3. Review of previous project risk and issue registers

Risk Identification

During these activities we need to capture key information to allow us to analyze, respond and manage these risk. During the identification step, make sure that you capture the following:

1. Give each risk a unique identifier – a simple number from 1 to n.

2. A risk description which is sufficiently detailed enough for anyone reading the risk register to understand the risk or ask intelligent questions of the person who identified the risk.

3. A risk indicator – i.e. any event which might be an early warning sign of the risk occurring, or may trigger a sequence of events that if not controlled properly would lead to the risk occurring.

4. Categorise the risks into specific buckets – e.g. Safety, technical, commercial etc..

5. Record who identified the risk, on what date

6. Record during what activity was it captured – e.g. brainstorming session, 1 on 1 interview – this will be useful for analysis across projects and will help you continuously improve your risk analysis process.

So that then covers the information you need to capture once you have identified a specific risk. The next step is to analyse it and get a detailed understanding of what its occurrence would mean.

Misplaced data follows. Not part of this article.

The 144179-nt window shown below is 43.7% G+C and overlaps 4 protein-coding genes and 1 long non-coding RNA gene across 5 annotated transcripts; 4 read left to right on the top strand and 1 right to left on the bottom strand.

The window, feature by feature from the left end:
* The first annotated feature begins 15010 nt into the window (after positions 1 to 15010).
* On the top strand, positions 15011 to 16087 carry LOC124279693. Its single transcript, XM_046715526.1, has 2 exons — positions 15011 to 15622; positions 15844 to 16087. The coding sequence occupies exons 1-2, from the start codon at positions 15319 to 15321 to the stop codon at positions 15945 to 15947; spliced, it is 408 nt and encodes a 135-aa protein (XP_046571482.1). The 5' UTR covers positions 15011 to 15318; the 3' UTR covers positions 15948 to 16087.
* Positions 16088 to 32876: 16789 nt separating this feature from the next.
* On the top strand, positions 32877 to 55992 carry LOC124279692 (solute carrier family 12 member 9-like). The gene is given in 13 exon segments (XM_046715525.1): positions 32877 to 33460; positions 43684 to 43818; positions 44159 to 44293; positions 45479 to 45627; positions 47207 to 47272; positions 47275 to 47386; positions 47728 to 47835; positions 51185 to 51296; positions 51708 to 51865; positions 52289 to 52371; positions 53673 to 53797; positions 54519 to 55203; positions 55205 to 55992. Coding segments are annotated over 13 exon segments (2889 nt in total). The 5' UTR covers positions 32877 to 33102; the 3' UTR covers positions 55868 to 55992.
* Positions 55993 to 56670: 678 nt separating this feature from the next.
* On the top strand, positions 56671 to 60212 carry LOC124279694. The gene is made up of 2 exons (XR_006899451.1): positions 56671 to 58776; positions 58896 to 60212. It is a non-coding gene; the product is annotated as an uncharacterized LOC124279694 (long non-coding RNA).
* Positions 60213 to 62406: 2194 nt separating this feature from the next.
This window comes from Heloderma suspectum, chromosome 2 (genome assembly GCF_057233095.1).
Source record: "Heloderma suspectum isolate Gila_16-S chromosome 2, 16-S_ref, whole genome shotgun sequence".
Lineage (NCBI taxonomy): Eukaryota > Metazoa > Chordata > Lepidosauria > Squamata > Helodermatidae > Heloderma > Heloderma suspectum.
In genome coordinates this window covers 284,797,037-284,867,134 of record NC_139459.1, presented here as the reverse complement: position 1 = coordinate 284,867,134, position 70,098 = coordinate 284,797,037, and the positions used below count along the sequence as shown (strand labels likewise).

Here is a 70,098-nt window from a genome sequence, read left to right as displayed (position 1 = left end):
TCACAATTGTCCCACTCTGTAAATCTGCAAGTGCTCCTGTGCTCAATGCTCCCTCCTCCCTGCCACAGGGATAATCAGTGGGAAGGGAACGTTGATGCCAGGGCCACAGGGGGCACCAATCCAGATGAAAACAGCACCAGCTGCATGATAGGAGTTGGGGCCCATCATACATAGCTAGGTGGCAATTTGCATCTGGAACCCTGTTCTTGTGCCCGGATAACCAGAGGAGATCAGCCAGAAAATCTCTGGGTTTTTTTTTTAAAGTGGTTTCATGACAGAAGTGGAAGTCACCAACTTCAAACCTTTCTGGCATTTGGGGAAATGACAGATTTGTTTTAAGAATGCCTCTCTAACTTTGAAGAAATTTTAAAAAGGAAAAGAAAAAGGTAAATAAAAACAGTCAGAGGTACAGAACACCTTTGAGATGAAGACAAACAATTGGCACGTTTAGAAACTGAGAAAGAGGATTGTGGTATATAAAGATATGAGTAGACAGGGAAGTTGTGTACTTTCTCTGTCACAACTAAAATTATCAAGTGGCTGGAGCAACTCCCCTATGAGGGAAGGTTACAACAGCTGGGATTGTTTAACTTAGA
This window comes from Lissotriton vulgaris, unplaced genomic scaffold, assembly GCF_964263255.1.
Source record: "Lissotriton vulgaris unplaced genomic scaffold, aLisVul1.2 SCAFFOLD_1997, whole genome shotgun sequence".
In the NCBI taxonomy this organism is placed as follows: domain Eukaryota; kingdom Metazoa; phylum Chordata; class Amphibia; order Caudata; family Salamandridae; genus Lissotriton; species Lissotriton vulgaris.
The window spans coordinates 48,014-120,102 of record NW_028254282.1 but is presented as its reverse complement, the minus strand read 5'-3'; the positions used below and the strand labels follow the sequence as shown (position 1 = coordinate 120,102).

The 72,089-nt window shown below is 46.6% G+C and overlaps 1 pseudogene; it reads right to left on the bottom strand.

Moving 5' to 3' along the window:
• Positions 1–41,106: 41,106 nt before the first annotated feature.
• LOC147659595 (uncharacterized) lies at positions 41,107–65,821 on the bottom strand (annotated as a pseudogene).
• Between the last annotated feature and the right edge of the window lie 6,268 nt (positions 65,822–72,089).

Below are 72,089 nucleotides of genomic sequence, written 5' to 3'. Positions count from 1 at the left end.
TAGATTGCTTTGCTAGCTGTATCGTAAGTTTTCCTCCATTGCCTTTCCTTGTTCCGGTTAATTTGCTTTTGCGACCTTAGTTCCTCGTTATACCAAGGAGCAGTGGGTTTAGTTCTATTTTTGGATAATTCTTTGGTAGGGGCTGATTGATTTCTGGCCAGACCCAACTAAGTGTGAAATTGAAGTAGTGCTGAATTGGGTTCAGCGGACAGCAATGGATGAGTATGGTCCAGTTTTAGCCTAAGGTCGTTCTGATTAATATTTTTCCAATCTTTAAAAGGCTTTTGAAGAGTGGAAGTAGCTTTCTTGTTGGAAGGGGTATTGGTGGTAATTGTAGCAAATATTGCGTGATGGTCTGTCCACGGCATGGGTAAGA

Step 2 – Risk Analysis

Once you have identified a risk you need to analyze it – you need to once again ensure that you have all the right people present to conduct this in a meaningful way.

Risk Analysis

The key activities here are:

1. Get an understanding of the impact to the project/business if the risk did in fact materialise – this will require key input from the customer and the technical experts.

2. Rank this in terms of significance, using a scoring system of 1 to 5, where 0 = none, 1 = low and 5 = very high – make sure that this is discussed in detail and there is a reasoned basis for the score.

3. Gain an understanding of the probability of this event occurring and rank this in terms of probability, using a scoring system of 1 to 5, where 0 = none, 1 = low and 5 = very high – make sure that this is discussed in detail and there is a reasoned basis for the score.

4. Now calculate a Risk Score = Significance x Probability

5. Colour code the risk based on score – define Red, Yellow and Green bands e.g. 0-5 = Green, 6-12 = Yellow, >12 = Red.

Now we have some useful information to go forward with – the next step is to build a plan to either reduce the impact or eliminate the opportunity for it to occur. We are now in the realm of managing our risks and we must build a risk response plan – our next step.

Step 3 – Risk Response Plan

Here we start to look at how we manage the risk we have identified – we have 4 main strategies that we can use, and we are going to call the them 4 T’s.

Risk Response

The 4 T’s

1. Terminate (often referred to as Avoidance)